Peace Parks: Nonviolence and Conservation

Recently there have been multiple studies on the correlation between climate change and conflict, notably with the Syrian civil war. A study published in PNAS quantitatively connected climate change in the Fertile Crescent, most specifically the jarring drought, with human conflict. Articles have begun to warn about the dangers of shifting blame for human violence to climate change, as the possibility of reducing the complexities of warfare and absolving moral responsibility become possible. François Hollande was quoted at the November Conference of Parties (COP21) as saying “What is at stake with this climate conference is peace.” There are many nuances in this talk between conflict and climate change, with the underlying understanding being that climate change is a ‘threat multiplier.’

In light of talks of exacerbating conflict, a different view of ecological diplomacy focuses on peace via environmental initiatives. A productive route to global sustainability could address both conservation and nonviolence: peace parks, also know as Transboundary Protected Areas (TBPA).

A view of the Croatia-Serbia border: while humans have created borders, the earth has not. From Google Earth

The Transboundary Protected Areas Network of the World Conservation Union defines peace parks as “transboundary protected areas that are formally dedicated to the protection and maintenance of biological diversity and of natural and associated cultural resources, and to the promotion of peace and cooperation.”

Instead of using climate change as a proliferator of fighting, the universality of deteriorating landscapes and loss of resources should be a reason for co-operation. Professor Saleem Ali notes “Once conflicting parties realize that a deteriorating ecology is a detriment to all sides they are more likely to co-operate.”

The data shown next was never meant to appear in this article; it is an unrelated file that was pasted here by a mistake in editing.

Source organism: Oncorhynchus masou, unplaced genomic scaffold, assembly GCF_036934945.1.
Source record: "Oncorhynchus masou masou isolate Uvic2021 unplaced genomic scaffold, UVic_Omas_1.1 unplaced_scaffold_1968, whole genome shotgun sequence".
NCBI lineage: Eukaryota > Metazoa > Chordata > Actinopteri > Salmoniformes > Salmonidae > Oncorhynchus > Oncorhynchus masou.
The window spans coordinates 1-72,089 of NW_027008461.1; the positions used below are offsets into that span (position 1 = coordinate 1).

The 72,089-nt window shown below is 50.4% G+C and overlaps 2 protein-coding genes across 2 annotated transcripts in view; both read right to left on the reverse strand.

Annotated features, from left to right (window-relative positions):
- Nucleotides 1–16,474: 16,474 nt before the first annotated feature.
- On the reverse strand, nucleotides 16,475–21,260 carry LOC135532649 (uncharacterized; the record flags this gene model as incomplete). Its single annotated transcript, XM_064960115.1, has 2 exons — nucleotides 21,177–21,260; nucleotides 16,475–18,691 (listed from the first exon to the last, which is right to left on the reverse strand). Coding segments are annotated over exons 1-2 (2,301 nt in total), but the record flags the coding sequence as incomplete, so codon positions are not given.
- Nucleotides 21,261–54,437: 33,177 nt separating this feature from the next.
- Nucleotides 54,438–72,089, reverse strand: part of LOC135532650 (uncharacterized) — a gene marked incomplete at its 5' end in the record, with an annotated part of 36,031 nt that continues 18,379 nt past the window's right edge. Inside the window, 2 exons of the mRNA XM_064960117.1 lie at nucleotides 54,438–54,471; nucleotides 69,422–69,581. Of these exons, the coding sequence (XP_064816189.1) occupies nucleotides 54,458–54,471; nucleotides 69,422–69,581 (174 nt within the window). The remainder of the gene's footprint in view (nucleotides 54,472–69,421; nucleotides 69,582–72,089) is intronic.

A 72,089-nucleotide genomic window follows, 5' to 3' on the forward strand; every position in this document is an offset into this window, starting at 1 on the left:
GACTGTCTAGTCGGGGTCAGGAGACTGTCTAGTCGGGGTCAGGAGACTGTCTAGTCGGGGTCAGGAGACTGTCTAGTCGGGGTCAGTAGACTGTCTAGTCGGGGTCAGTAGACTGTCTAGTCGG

Peace parks are about shared sovereignty of the environment and bring nations at war or with historical tension under an umbrella of common cause. Often with roots as buffer zones, areas can be de-politicized and turned into an ecological necessity, especially as climate change escalates. With resources failing and extreme weather intensifying, transnational areas of protection can increase natural productivity and better guarantee basic human rights, land productivity, and biodiversity.

TPBA’s can be found all over the world and in 2007 there were 227. Their history is extensive: national parks in Great Britain can even be traced to the no-man’s land during conflict dating as far back as the Roman times. The 520 square miles of Brecon Beacons National Park along the Welsh-English border marks such a border zone. Other examples include the UNESCO World Heritage Site Parque Internacional La Amistad (International Friendship Park) on the border of Panama and Costa Rica and the Cordillera de Cóndor mountain range between Peru and Ecuador. Smaller examples exist on borders such as Kuwait-Iraq and Israel-Jordan. Southern Africa has a number of transfrontier conservation areas including the worlds largest, Kavango Zambezi, spanning an area the size of France.

There have been talks of a peace park spanning the Israeli and Jordanian sides of the Jordan River, once the site of a shuttered hydroelectric power plant, now turned into a closed military zone. The demilitarized zone between North and South Korea is the sight of planning for a peace park. Ali says, “In Korea previously damaged ecosystems have bounced back as a result of the space created by the conflict.” The North and South Korea DMZ project is a great example of environmental diplomacy and a case study for promoting peace between countries technically still at war.

From a discussion with the filmmakers of Transcending Boundaries: Perspectives from Parque Internacional la Amistad, discussing the main environmental threats to the communities surrounding the largest protected area in Central America: Parque Internacional la Amistad, by the Environmental Change and Security Program

Building peace parks requires bottom-up planning and engagement, another lesson to be learned in global policy regarding climate change security. Engagement with indigenous/native populations is often the key to success, helping to restore human rights to historically marginalized groups.

Ultimately we should not let climate change lead to more conflict. Peace building via transboundary protected areas should be increasingly integrated into mitigation.

For more information, Ali’s book “Peace Parks: Conservation and Conflict Resolution” (2007) is a extensive analysis. The previously mentioned film, Transcending Boundaries: Perspectives from Parque Internacional la Amistad, can be found here.

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